A Shingle Style Home On The Rhode Island Coast

June 21, 2021

Washed with light from dawn to dusk, a new Shingle-style home on Rhode Island’s coast represents a bright new phase for its happy owners.

Text by Paula M. Bodah    Photography by Nat Rea    Produced by Karin Lidbeck Brent

The house in the Providence suburbs had been a fine place to raise a family, and it certainly held plenty of happy memories. But as Kathy and Doug ushered the second of their two daughters out of the nest, they wanted to look to the future, not the past. Their next house would be a place for making new memories.“We wanted to build a multigenerational home, a place we could leave to our daughters, a place that would live beyond us,” Doug says.

Envisioning a home away from the suburban bustle, they set their sights on Rhode Island’s south coast, ultimately settling on a parcel of land in the seaside town of Narragansett. The lot was especially appealing, Doug says, because it juts out from the coastline. “It probably has 270 degrees of views. We look back to the town of Narragansett, and across to Newport and Jamestown,
and out to the ocean.”

A classic house of shingle and stone seemed the perfect choice for such a special lot, and Newport architect Alec Tesa obliged, designing a Shingle-style beauty that looks like it’s been perched on this very spot since the Gilded Age. People familiar with Narragansett’s Coast Guard House (aka The Towers), built in 1888 by McKim, Mead & White, might recognize Tesa’s homage to the designers of that iconic building in the home’s entrance, where two peaked-roof projections are connected by the front door’s arched roof.

Inside, Tesa’s meticulous design continues. From the foyer’s white-paneled walls, to the rich, dark paneling in Doug’s handsome second-floor office, to the unique ceiling treatments in every room, Tesa didn’t stint on unique detailing. “We try not to have too much drywall in our houses,” the architect says. “We like details, and we have a lot of fun with them.”

Patti Watson’s interior design plan masterfully but never stereotypically plays to the home’s waterfront location. “We took cues from the location, certainly—the sand and the sea—but it’s a soothing, nature-inspired palette, rather than traditional blue and white,” she says. She also included plenty of fun details, like the dining room chandelier, a bubble-like confection crafted by local glassblowers Jennifer and David Clancy, and the sunburst motif of a mirror and a pair of sconces in the living room, chosen as a nod to the home’s name: Sun’s Race.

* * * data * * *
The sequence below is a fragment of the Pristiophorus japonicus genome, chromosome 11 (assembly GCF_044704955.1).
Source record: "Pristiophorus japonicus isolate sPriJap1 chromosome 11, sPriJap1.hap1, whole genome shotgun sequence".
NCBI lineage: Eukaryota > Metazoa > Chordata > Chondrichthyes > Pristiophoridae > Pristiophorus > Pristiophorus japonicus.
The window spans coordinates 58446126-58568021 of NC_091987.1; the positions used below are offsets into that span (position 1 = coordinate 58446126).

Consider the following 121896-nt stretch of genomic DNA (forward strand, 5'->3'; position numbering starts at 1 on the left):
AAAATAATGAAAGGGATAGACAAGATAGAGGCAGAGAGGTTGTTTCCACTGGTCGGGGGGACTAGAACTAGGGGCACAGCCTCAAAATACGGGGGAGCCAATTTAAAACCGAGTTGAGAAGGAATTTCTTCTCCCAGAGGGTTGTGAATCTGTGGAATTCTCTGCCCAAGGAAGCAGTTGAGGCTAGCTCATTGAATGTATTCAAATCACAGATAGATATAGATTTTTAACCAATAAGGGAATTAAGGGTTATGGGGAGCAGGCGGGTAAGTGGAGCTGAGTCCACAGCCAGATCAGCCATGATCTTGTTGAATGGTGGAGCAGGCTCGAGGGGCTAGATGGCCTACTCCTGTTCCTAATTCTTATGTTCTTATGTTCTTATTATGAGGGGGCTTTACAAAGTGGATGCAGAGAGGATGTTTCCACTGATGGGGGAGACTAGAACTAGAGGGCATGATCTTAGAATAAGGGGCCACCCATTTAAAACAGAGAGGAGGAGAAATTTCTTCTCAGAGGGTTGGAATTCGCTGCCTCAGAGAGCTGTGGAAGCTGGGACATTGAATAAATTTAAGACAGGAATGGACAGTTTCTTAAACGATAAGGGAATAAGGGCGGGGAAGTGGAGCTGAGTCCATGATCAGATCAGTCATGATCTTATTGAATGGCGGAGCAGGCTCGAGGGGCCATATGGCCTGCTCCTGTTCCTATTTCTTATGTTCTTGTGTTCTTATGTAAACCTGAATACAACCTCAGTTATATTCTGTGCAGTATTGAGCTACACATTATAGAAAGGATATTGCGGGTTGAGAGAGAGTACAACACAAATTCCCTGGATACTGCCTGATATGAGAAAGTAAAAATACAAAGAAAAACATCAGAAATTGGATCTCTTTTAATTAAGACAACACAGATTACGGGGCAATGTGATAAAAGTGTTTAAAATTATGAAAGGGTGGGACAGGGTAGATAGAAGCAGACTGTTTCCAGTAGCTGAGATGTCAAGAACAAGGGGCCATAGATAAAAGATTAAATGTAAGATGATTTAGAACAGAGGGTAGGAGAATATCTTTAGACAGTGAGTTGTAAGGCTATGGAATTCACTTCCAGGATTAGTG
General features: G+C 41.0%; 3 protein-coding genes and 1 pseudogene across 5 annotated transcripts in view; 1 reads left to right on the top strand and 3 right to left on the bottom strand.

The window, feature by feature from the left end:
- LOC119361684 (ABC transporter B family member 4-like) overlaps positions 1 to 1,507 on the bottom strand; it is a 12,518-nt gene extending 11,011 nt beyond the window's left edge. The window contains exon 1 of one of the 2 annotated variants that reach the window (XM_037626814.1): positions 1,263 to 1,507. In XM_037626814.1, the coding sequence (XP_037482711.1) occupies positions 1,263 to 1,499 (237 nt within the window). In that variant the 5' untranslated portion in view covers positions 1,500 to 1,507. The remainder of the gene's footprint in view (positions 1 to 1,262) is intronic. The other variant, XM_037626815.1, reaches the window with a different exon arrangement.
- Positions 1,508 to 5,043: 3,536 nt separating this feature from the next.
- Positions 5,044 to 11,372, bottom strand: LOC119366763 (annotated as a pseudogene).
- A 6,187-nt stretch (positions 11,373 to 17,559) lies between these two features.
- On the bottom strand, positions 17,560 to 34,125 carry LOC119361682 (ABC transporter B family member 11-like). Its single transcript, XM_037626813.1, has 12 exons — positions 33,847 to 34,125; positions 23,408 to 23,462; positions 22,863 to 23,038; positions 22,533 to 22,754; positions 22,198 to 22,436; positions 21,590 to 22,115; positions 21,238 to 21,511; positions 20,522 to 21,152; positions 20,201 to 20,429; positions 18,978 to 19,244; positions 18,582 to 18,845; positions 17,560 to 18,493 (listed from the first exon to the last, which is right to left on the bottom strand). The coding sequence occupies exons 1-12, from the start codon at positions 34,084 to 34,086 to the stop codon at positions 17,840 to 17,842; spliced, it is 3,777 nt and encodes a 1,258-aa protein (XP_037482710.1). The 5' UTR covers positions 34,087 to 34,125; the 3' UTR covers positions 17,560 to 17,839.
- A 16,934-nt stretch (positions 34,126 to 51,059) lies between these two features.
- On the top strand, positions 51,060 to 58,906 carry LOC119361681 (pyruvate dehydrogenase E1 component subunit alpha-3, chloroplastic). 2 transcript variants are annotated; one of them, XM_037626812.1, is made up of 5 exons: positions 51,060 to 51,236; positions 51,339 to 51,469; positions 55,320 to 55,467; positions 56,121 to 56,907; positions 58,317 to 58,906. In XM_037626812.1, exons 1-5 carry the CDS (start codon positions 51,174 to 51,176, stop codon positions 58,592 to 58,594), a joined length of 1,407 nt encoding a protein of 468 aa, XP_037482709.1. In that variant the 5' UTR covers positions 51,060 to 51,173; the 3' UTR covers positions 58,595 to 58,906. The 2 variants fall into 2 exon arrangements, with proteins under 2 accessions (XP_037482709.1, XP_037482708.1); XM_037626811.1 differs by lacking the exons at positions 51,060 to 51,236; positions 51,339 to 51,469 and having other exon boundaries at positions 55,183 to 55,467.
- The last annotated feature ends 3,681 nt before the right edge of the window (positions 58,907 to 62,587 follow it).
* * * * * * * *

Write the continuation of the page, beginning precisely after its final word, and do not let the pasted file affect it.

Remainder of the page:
The name, taken from the title of a poem the eldest daughter wrote in the fifth grade, is more than appropriate. With its perfect siting, the home is flooded with sunlight from dawn to dusk.

That the girls were single when Kathy and Doug began planning the house didn’t stop the couple from imagining future sons-in-law joining in family dinners and laughing grandchildren playing on the lawn. Kathy recalls that she and Watson talked about how perfect the grand staircase would be for wedding pictures one day. “And sure enough,” she relates, “our older daughter got married, and we have some beautiful wedding photos taken there.”

The arrival of a grandson early last year is a sweet next step toward the fulfillment of their dreams for a home to be enjoyed for generations. “We just love it,” Kathy says. “We can’t wait to make more memories.”

Project Team
Architecture: Alec Tesa, A. Tesa Architecture
Interior design: Patti Watson, Taste
Builder: Mark Horan, Horan Building Company
Landscape design: Brian Muoio, Briden Nursery

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